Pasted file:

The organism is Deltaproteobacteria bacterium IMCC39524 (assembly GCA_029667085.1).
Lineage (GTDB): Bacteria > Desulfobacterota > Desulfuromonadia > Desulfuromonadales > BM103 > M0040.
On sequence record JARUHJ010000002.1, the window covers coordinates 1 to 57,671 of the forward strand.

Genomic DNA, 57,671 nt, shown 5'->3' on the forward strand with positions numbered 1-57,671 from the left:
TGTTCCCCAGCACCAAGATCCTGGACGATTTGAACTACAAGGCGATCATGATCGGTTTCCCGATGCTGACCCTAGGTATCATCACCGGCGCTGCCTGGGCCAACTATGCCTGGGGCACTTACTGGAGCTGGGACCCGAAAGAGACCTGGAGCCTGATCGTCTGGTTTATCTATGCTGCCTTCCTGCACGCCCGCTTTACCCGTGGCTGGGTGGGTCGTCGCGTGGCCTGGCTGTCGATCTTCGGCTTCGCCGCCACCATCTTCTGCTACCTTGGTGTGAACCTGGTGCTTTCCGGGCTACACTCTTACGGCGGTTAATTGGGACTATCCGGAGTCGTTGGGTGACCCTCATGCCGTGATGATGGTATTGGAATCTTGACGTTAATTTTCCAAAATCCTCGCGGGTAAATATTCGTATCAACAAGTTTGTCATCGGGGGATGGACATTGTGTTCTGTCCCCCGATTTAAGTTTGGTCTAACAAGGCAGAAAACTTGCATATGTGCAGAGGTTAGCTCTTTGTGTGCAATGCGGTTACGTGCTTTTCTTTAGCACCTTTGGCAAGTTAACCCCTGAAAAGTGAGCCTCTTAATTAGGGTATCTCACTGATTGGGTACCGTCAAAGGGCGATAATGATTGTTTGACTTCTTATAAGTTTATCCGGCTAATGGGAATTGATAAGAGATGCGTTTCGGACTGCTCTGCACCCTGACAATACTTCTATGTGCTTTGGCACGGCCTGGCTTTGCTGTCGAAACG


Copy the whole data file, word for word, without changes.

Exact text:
The organism is Deltaproteobacteria bacterium IMCC39524 (assembly GCA_029667085.1).
Lineage (GTDB): Bacteria > Desulfobacterota > Desulfuromonadia > Desulfuromonadales > BM103 > M0040.
On sequence record JARUHJ010000002.1, the window covers coordinates 1 to 57,671 of the forward strand.

Genomic DNA, 57,671 nt, shown 5'->3' on the forward strand with positions numbered 1-57,671 from the left:
TGTTCCCCAGCACCAAGATCCTGGACGATTTGAACTACAAGGCGATCATGATCGGTTTCCCGATGCTGACCCTAGGTATCATCACCGGCGCTGCCTGGGCCAACTATGCCTGGGGCACTTACTGGAGCTGGGACCCGAAAGAGACCTGGAGCCTGATCGTCTGGTTTATCTATGCTGCCTTCCTGCACGCCCGCTTTACCCGTGGCTGGGTGGGTCGTCGCGTGGCCTGGCTGTCGATCTTCGGCTTCGCCGCCACCATCTTCTGCTACCTTGGTGTGAACCTGGTGCTTTCCGGGCTACACTCTTACGGCGGTTAATTGGGACTATCCGGAGTCGTTGGGTGACCCTCATGCCGTGATGATGGTATTGGAATCTTGACGTTAATTTTCCAAAATCCTCGCGGGTAAATATTCGTATCAACAAGTTTGTCATCGGGGGATGGACATTGTGTTCTGTCCCCCGATTTAAGTTTGGTCTAACAAGGCAGAAAACTTGCATATGTGCAGAGGTTAGCTCTTTGTGTGCAATGCGGTTACGTGCTTTTCTTTAGCACCTTTGGCAAGTTAACCCCTGAAAAGTGAGCCTCTTAATTAGGGTATCTCACTGATTGGGTACCGTCAAAGGGCGATAATGATTGTTTGACTTCTTATAAGTTTATCCGGCTAATGGGAATTGATAAGAGATGCGTTTCGGACTGCTCTGCACCCTGACAATACTTCTATGTGCTTTGGCACGGCCTGGCTTTGCTGTCGAAACG